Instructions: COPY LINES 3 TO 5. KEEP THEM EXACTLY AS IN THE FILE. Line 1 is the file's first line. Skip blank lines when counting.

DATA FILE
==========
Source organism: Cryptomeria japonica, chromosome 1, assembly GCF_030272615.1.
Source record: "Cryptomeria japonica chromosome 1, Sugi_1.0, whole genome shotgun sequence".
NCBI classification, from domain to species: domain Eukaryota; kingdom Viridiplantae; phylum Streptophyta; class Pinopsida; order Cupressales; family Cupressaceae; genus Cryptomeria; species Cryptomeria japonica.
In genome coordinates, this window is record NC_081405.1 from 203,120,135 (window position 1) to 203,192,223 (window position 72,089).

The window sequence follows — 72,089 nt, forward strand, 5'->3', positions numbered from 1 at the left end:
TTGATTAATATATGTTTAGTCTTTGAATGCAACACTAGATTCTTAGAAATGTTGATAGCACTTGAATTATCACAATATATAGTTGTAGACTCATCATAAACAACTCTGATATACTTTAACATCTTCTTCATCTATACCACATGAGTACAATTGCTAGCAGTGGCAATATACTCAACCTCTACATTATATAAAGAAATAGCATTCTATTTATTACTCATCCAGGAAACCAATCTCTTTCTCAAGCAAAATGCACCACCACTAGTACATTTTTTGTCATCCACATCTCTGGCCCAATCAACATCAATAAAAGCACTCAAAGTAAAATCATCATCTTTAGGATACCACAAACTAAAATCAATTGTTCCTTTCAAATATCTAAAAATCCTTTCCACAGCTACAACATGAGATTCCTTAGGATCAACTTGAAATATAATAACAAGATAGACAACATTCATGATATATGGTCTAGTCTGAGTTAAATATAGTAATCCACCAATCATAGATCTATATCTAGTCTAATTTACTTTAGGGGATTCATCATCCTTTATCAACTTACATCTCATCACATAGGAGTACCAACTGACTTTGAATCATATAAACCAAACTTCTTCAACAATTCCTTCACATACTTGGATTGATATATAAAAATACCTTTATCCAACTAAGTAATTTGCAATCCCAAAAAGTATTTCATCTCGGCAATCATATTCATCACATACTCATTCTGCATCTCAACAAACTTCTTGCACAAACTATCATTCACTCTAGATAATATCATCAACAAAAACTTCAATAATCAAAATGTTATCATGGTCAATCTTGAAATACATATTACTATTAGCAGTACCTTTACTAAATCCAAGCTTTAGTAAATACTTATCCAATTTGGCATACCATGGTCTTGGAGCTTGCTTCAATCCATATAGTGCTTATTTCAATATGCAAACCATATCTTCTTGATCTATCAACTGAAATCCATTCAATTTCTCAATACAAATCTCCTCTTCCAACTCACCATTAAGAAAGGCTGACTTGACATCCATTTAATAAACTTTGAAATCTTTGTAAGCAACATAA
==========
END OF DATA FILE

NCBI classification, from domain to species: domain Eukaryota; kingdom Viridiplantae; phylum Streptophyta; class Pinopsida; order Cupressales; family Cupressaceae; genus Cryptomeria; species Cryptomeria japonica.
In genome coordinates, this window is record NC_081405.1 from 203,120,135 (window position 1) to 203,192,223 (window position 72,089).

The window sequence follows — 72,089 nt, forward strand, 5'->3', positions numbered from 1 at the left end: